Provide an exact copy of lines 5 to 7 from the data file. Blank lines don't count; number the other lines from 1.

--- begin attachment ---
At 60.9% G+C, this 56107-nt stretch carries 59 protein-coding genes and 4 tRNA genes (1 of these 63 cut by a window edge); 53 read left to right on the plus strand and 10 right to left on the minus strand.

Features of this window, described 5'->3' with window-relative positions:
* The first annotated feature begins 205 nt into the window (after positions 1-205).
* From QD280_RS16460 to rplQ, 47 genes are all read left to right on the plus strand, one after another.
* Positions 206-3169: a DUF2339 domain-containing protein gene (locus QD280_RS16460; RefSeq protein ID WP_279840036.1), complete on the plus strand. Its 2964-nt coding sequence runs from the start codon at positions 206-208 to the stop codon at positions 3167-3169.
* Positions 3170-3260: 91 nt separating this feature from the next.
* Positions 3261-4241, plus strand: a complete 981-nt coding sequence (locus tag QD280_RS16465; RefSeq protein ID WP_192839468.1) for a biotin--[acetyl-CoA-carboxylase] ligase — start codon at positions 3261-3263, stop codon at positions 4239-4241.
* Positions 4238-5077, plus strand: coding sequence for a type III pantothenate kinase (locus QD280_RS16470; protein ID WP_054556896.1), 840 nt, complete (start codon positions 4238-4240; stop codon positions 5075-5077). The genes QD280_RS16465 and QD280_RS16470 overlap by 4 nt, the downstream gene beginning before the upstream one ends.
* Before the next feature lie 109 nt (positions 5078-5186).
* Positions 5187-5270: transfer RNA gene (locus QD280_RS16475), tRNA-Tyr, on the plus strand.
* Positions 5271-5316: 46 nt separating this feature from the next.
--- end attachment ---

* Positions 206-3169: a DUF2339 domain-containing protein gene (locus QD280_RS16460; RefSeq protein ID WP_279840036.1), complete on the plus strand. Its 2964-nt coding sequence runs from the start codon at positions 206-208 to the stop codon at positions 3167-3169.
* Positions 3170-3260: 91 nt separating this feature from the next.
* Positions 3261-4241, plus strand: a complete 981-nt coding sequence (locus tag QD280_RS16465; RefSeq protein ID WP_192839468.1) for a biotin--[acetyl-CoA-carboxylase] ligase — start codon at positions 3261-3263, stop codon at positions 4239-4241.